Friday, 27 March 2015


what a lovely place to start the day
There must be one of those sad Country and Western songs with a title like “End of Season Blues” but if not I’d better write one … ‘my girls left, my dogs died, my river’s shut down, now I can’t even fish no more’… I’ll find a tune later. However, on thinking about it, is the end of the river season sad … or a relief?

the river looked perfect - but was it?
It’s certainly a relief not to have to agonise over all those imponderables that we’re told might make a difference. The air pressure, the phase of the moon, the water temp. rising or falling, the colour and height of the river, the wind direction, the strength of flow … or whether someone has beaten you to your favourite swim! You shouldn’t have a favourite of course but base your decision on the conditions and that ‘sixth sense’ … sometimes called ‘watercraft’, whatever that is.

doesn't look promising today - hard frost overnight
Anyway, enough of the quandaries of fishing. Just being out there is often enough but being a roach fanatic, I badly needed to catch a good ‘un before it was too late, so chose to spend a day or two at the end of the season on the LAA’s stretch of the Hampshire Avon at Britford. It was busy of course, as you’d expect of a water that still has a good head of big roach. But there’s a lot of swims out there in the water meadows and plenty of choice.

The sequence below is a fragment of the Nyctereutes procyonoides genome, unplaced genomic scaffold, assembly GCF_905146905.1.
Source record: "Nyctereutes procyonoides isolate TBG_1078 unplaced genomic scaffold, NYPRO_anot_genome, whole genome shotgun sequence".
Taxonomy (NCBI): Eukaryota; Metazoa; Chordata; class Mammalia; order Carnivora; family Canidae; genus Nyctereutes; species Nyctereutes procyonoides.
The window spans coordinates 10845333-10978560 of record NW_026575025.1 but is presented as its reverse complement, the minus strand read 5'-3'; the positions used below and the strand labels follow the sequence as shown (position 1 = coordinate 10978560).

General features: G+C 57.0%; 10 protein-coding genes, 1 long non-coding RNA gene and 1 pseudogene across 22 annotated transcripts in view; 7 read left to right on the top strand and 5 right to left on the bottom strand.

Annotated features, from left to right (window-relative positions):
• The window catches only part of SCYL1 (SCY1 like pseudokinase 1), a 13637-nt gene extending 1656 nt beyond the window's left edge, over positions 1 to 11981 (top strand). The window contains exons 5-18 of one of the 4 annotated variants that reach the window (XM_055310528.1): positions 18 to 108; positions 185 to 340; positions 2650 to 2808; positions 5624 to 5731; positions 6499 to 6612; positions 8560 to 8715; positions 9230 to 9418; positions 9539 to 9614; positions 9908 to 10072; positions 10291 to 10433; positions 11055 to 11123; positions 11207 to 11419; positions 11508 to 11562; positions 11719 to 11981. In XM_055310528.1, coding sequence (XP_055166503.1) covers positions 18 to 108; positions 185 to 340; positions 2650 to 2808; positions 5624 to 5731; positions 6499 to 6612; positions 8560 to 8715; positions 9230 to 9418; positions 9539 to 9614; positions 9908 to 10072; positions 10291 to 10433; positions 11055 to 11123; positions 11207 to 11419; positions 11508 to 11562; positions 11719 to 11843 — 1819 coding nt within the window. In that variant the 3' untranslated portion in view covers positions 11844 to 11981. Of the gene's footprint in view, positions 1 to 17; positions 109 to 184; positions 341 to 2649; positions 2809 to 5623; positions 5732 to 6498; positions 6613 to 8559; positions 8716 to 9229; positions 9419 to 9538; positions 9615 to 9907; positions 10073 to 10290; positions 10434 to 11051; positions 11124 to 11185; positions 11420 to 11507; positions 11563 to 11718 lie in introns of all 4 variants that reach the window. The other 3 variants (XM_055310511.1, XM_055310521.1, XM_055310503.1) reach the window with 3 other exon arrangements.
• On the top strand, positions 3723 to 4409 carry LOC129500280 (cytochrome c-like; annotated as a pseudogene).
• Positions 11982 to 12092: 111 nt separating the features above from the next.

the main carrier and roach heaven

the water meadows are a reminder of old English landscapes

I tried the Old River for the first time in many years and caught some lovely fat dace, good grayling, some beautiful brownies up to 3lbs and several chub, the best going 5/8ish. [I was roving with just rod and landing net so didn’t have scales, but it was larger than the 5/4 I’d caught the previous week.]

The scrap this fish put up was memorable because of where I hooked it. River keeper Stuart had pointed out the swim to me as a possibility for a big roach, a hollow under the far bank trees followed by a float-losing run alongside densely submerged willows. The cast to the far bank had to be arrowed through a small gap in the overhanging alder and the floats hanging in the branches served to stress the need for accuracy.